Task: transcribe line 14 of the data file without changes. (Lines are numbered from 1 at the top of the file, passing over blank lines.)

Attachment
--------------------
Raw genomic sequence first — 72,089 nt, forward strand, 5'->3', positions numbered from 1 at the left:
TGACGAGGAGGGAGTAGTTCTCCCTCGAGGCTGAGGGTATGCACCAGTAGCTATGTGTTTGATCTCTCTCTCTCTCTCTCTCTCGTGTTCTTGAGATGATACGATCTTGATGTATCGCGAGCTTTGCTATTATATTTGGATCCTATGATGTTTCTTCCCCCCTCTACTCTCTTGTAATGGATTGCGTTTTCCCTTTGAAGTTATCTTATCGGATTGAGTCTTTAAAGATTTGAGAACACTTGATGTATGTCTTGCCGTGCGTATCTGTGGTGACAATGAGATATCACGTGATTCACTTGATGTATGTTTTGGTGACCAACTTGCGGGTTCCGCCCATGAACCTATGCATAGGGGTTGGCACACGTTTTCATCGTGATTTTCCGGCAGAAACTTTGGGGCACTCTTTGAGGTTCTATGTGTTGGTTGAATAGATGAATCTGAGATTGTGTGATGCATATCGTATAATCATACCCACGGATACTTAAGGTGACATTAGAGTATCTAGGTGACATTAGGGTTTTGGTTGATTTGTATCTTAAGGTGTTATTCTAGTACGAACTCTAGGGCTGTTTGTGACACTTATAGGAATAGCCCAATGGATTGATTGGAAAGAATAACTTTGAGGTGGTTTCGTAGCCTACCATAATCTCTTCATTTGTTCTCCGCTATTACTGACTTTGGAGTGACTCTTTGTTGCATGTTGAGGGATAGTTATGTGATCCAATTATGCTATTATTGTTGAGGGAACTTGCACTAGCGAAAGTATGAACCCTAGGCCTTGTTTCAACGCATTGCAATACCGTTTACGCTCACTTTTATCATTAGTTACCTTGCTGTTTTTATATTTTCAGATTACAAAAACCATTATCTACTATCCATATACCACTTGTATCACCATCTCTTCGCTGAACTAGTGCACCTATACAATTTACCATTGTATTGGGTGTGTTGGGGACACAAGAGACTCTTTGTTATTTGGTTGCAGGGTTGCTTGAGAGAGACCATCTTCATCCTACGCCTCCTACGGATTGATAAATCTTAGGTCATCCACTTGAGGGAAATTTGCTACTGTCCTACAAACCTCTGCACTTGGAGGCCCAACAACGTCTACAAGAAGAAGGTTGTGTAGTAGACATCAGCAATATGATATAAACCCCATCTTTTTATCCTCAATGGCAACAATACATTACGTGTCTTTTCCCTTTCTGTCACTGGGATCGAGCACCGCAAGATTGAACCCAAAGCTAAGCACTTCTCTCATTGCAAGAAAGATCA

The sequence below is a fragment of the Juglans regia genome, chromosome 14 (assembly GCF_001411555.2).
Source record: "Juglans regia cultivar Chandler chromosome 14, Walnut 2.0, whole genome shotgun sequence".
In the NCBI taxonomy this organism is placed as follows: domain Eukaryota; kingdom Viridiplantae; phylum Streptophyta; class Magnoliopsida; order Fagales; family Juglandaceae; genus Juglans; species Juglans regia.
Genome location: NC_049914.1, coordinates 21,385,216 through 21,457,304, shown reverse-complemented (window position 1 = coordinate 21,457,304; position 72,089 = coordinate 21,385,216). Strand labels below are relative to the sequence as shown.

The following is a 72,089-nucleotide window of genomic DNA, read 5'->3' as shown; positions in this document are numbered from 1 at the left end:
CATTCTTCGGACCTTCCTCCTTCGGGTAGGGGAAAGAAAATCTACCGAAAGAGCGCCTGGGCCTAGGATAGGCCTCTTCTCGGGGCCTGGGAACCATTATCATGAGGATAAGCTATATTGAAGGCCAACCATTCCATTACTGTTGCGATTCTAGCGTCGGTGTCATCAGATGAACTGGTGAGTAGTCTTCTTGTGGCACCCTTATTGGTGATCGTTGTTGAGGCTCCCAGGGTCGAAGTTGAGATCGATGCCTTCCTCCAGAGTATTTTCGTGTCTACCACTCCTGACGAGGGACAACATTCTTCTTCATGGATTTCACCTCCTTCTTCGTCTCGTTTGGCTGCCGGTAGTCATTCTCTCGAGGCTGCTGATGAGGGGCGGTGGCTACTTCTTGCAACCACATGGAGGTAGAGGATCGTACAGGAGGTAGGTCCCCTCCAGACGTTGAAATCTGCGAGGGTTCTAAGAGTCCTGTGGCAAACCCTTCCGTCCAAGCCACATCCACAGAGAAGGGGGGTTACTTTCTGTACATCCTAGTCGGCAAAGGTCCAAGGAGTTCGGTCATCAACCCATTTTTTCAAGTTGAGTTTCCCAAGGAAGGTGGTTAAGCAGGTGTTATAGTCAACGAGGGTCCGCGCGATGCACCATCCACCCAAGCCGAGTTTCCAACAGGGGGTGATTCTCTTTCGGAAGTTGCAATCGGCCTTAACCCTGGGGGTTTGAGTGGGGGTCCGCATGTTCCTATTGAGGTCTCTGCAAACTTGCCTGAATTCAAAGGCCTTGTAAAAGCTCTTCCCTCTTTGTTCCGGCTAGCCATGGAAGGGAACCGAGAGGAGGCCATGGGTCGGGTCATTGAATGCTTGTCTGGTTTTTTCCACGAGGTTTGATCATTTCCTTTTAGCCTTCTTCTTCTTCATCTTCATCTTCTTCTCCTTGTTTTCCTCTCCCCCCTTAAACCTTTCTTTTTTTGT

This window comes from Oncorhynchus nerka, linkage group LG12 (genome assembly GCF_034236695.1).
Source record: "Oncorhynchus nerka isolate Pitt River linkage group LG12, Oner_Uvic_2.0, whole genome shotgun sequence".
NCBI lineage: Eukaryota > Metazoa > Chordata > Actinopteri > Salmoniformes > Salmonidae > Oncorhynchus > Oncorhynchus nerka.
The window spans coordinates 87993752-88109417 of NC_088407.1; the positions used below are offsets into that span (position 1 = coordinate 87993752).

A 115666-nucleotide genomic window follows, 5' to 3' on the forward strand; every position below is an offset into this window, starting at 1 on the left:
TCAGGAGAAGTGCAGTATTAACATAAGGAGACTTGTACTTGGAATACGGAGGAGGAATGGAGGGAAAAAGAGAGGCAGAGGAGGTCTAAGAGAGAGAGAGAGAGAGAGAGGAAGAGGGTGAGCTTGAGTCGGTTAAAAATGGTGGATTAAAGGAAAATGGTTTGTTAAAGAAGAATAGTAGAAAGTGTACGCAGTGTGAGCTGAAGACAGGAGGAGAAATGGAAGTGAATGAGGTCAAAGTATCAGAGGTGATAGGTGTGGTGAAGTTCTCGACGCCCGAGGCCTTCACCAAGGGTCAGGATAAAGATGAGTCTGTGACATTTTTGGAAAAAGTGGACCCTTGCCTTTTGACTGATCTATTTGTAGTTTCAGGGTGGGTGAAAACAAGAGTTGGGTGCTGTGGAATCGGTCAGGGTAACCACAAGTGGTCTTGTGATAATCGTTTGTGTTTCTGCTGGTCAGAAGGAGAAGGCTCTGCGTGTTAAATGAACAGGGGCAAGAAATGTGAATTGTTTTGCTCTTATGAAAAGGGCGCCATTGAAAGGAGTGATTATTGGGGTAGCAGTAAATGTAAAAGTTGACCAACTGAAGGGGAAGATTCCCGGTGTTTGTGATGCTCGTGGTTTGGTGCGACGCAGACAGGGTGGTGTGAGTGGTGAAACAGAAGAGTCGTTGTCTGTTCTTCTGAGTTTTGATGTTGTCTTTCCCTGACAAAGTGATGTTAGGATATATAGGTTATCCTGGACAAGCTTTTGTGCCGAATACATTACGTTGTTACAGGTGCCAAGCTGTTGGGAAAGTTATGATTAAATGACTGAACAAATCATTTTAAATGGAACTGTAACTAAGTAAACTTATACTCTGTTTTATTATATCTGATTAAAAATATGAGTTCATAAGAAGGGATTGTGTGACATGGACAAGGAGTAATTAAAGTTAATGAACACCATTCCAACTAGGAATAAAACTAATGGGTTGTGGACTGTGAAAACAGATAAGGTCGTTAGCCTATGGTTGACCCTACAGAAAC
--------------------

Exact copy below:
TCAGGAGAAGTGCAGTATTAACATAAGGAGACTTGTACTTGGAATACGGAGGAGGAATGGAGGGAAAAAGAGAGGCAGAGGAGGTCTAAGAGAGAGAGAGAGAGAGAGAGGAAGAGGGTGAGCTTGAGTCGGTTAAAAATGGTGGATTAAAGGAAAATGGTTTGTTAAAGAAGAATAGTAGAAAGTGTACGCAGTGTGAGCTGAAGACAGGAGGAGAAATGGAAGTGAATGAGGTCAAAGTATCAGAGGTGATAGGTGTGGTGAAGTTCTCGACGCCCGAGGCCTTCACCAAGGGTCAGGATAAAGATGAGTCTGTGACATTTTTGGAAAAAGTGGACCCTTGCCTTTTGACTGATCTATTTGTAGTTTCAGGGTGGGTGAAAACAAGAGTTGGGTGCTGTGGAATCGGTCAGGGTAACCACAAGTGGTCTTGTGATAATCGTTTGTGTTTCTGCTGGTCAGAAGGAGAAGGCTCTGCGTGTTAAATGAACAGGGGCAAGAAATGTGAATTGTTTTGCTCTTATGAAAAGGGCGCCATTGAAAGGAGTGATTATTGGGGTAGCAGTAAATGTAAAAGTTGACCAACTGAAGGGGAAGATTCCCGGTGTTTGTGATGCTCGTGGTTTGGTGCGACGCAGACAGGGTGGTGTGAGTGGTGAAACAGAAGAGTCGTTGTCTGTTCTTCTGAGTTTTGATGTTGTCTTTCCCTGACAAAGTGATGTTAGGATATATAGGTTATCCTGGACAAGCTTTTGTGCCGAATACATTACGTTGTTACAGGTGCCAAGCTGTTGGGAAAGTTATGATTAAATGACTGAACAAATCATTTTAAATGGAACTGTAACTAAGTAAACTTATACTCTGTTTTATTATATCTGATTAAAAATATGAGTTCATAAGAAGGGATTGTGTGACATGGACAAGGAGTAATTAAAGTTAATGAACACCATTCCAACTAGGAATAAAACTAATGGGTTGTGGACTGTGAAAACAGATAAGGTCGTTAGCCTATGGTTGACCCTACAGAAAC